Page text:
Do you think that the County Governments should fund or set up cash transfer programmes for the poorest and most vulnerable in their respective Counties?
HSNP Ending Hunger, Protecting Assets
The Hunger Safety Net Programme (HSNP) provides a safety net for the chronically poor in four counties of Turkana, Marsabit, Mandera and Wajir by making regular, predictable cash transfers to vulnerable households and by scaling up the transfers during drought emergencies. The four target counties have the highest levels of poverty in Kenya, and are also among those at greatest risk of drought.
The first phase of HSNP started in 2009 and ended in June 2013:
• During this period 69,000 households (496,800 people) received 26 payments through biometric smart cards. Approximately two-thirds of these households were headed by women.
• The first payment was made in February 2009. The value of the cash transfer, made every two months, was originally Kshs. 2,150 per household but was later increased to 3,500. It was also doubled for one payment cycle during the 2011 drought.
• Implementation was carried out by a consortium of organisations responsible for different components of the programme, coordinated by the HSNP Secretariat under the Ministry of State for Development of Northern Kenya and other Arid Lands.
• Funding was provided by DFID and AusAID, to a total of GBP 40.5 million. The government’s contribution during phase one was primarily in hosting the Secretariat, providing policy direction, and facilitating work on the ground.
Independent evaluation identified the following benefits for beneficiary households during phase one:
• 7% were lifted out of the bottom income decile
• 69% increased their expenditure on food and enjoyed a more diverse diet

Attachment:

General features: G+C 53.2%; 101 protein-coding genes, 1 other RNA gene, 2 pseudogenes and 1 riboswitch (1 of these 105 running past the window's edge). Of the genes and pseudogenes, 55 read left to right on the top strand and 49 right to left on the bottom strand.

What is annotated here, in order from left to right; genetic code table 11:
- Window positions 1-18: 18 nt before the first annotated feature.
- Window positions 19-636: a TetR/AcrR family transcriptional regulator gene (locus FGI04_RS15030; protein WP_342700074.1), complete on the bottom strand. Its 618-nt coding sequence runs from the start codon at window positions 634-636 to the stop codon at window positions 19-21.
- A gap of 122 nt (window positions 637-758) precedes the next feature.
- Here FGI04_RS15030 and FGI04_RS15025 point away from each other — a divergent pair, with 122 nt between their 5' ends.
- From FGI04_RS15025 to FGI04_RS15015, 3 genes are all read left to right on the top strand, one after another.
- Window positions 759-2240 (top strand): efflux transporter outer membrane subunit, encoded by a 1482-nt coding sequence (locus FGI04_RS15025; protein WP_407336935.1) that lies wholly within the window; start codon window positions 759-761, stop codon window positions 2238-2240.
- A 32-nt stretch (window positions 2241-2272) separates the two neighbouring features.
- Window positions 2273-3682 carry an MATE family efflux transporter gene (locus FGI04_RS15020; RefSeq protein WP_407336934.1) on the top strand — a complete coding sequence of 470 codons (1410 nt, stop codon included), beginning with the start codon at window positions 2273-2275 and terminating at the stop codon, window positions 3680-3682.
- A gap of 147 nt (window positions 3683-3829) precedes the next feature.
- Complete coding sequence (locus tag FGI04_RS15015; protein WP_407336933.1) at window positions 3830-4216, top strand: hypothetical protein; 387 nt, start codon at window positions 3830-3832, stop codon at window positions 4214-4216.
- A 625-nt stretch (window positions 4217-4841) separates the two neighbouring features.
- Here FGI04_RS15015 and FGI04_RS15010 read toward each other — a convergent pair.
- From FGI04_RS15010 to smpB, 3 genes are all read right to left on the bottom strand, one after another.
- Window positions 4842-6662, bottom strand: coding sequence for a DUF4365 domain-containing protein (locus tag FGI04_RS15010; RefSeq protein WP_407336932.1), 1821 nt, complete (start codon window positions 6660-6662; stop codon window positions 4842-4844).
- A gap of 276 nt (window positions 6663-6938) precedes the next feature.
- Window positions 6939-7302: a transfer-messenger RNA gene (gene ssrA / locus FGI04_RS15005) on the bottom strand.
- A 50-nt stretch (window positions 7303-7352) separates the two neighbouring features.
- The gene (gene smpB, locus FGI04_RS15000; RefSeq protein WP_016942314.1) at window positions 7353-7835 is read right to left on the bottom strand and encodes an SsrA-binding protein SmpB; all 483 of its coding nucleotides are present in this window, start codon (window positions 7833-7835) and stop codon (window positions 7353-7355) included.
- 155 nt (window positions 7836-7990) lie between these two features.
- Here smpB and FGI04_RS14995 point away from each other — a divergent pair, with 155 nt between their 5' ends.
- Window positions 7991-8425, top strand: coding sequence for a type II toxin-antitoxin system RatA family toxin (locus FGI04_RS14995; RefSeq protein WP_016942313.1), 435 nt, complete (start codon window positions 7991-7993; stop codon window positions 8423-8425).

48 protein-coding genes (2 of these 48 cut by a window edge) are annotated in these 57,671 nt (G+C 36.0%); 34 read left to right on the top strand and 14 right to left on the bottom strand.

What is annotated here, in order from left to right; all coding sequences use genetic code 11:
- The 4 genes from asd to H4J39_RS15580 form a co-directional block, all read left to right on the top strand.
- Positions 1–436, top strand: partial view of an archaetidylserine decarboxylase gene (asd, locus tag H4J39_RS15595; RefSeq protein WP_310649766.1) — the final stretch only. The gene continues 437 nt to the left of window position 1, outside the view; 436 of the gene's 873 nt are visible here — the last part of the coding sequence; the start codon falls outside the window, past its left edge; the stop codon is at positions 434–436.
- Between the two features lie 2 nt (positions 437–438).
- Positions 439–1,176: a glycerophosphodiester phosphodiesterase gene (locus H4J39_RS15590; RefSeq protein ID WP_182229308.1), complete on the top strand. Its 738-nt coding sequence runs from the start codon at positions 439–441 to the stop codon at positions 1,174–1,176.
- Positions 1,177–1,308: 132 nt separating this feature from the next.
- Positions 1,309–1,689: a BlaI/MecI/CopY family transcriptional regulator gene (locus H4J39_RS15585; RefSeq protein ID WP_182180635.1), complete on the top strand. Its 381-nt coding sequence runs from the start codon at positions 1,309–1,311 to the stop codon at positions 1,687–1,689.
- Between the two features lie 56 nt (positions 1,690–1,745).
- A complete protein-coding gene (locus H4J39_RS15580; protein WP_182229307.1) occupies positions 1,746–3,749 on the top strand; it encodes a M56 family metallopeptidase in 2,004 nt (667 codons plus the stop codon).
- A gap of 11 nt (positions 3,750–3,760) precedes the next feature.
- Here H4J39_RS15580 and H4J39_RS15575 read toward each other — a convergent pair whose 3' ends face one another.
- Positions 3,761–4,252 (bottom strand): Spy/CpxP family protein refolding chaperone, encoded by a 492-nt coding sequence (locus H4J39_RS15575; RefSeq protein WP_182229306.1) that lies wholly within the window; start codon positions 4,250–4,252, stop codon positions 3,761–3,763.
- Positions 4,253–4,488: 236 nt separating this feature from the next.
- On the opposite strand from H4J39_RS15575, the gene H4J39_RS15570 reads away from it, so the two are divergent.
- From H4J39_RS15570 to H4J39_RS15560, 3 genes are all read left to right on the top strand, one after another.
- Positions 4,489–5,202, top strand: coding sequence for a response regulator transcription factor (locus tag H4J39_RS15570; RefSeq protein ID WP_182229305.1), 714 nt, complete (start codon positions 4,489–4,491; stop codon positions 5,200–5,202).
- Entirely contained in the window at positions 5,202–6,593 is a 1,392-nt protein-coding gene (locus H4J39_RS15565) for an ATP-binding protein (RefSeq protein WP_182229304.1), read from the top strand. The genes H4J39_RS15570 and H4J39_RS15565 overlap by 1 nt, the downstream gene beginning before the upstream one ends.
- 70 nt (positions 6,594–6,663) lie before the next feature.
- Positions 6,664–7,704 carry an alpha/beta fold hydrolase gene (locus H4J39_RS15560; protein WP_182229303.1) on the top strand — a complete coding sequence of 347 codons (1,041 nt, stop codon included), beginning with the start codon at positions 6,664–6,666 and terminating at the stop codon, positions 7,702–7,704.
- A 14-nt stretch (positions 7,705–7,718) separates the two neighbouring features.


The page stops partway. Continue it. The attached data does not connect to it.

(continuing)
• 20% increased their expenditure on education
• During the drought and economic crisis of 2011, poverty did not increase among beneficiary households (as it did among non-beneficiary households).
A second four-year phase of HSNP will start in September 2013 and is scheduled to end in June 2017:
• This will expand coverage within the same four counties. A comprehensive registration has already been carried out. Households receiving the regular bi-monthly cash transfers will be selected from the poorest 10% in each county. These may or may not be the same households as those which benefited during phase one.
• The number of beneficiary households will gradually increase from 69,000 to 100,000.
• The value of the regular cash transfer will gradually rise, starting from Kshs. 4,600 per household in 2013 and reaching Kshs. 5,400 per household by 2017.
• A more substantial number of households will be assisted during drought, and will be provided with smart cards and bank accounts in advance to facilitate rapid transfers. All transfers will in future be paid into bank accounts.
• The government and its development partners will co-fund phase two, channelling all resources through the same payments mechanism. The Memorandum of Understanding signed between the National Treasury and DFID on 20th February 2013 commits the government to progressively increase its financial contribution to the programme, which is expected to be Kshs. 4.68 billion between financial years 2013/14 and 2016/17. Development partners (DFID and AusAID) are committing GBP 85.59 million.
It is expected that phase two will continue to reduce poverty, hunger and vulnerability in the focus counties, and that it will result in better and more sustainable safety nets for poor and vulnerable households in the ASALs.